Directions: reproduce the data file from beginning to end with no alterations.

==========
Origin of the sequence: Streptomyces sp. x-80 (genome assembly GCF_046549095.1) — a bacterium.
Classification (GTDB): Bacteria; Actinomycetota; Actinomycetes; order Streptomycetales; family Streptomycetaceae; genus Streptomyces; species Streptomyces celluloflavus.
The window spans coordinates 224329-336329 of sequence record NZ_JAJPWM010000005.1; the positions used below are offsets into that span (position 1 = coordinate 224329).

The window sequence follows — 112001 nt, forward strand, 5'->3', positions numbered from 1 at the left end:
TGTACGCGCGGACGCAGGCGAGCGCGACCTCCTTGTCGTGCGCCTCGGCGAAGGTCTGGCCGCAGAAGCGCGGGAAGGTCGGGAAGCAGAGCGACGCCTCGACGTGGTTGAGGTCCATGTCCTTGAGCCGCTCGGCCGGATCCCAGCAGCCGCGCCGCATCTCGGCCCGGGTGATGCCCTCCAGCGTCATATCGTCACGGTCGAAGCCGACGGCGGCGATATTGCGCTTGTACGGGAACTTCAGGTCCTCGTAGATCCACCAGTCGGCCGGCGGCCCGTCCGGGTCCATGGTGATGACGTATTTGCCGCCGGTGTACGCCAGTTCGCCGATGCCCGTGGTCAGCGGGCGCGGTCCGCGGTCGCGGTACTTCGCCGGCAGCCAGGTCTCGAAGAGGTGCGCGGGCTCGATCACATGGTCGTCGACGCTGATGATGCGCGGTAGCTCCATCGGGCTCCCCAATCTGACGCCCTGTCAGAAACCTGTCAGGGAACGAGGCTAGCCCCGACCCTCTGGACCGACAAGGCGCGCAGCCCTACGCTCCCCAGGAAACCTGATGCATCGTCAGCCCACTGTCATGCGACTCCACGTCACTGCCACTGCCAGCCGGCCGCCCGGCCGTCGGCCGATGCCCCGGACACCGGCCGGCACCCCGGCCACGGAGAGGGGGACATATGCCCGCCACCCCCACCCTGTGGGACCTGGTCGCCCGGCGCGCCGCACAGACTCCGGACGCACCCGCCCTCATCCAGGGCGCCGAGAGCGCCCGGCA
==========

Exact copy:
Origin of the sequence: Streptomyces sp. x-80 (genome assembly GCF_046549095.1) — a bacterium.
Classification (GTDB): Bacteria; Actinomycetota; Actinomycetes; order Streptomycetales; family Streptomycetaceae; genus Streptomyces; species Streptomyces celluloflavus.
The window spans coordinates 224329-336329 of sequence record NZ_JAJPWM010000005.1; the positions used below are offsets into that span (position 1 = coordinate 224329).

The window sequence follows — 112001 nt, forward strand, 5'->3', positions numbered from 1 at the left end:
TGTACGCGCGGACGCAGGCGAGCGCGACCTCCTTGTCGTGCGCCTCGGCGAAGGTCTGGCCGCAGAAGCGCGGGAAGGTCGGGAAGCAGAGCGACGCCTCGACGTGGTTGAGGTCCATGTCCTTGAGCCGCTCGGCCGGATCCCAGCAGCCGCGCCGCATCTCGGCCCGGGTGATGCCCTCCAGCGTCATATCGTCACGGTCGAAGCCGACGGCGGCGATATTGCGCTTGTACGGGAACTTCAGGTCCTCGTAGATCCACCAGTCGGCCGGCGGCCCGTCCGGGTCCATGGTGATGACGTATTTGCCGCCGGTGTACGCCAGTTCGCCGATGCCCGTGGTCAGCGGGCGCGGTCCGCGGTCGCGGTACTTCGCCGGCAGCCAGGTCTCGAAGAGGTGCGCGGGCTCGATCACATGGTCGTCGACGCTGATGATGCGCGGTAGCTCCATCGGGCTCCCCAATCTGACGCCCTGTCAGAAACCTGTCAGGGAACGAGGCTAGCCCCGACCCTCTGGACCGACAAGGCGCGCAGCCCTACGCTCCCCAGGAAACCTGATGCATCGTCAGCCCACTGTCATGCGACTCCACGTCACTGCCACTGCCAGCCGGCCGCCCGGCCGTCGGCCGATGCCCCGGACACCGGCCGGCACCCCGGCCACGGAGAGGGGGACATATGCCCGCCACCCCCACCCTGTGGGACCTGGTCGCCCGGCGCGCCGCACAGACTCCGGACGCACCCGCCCTCATCCAGGGCGCCGAGAGCGCCCGGCA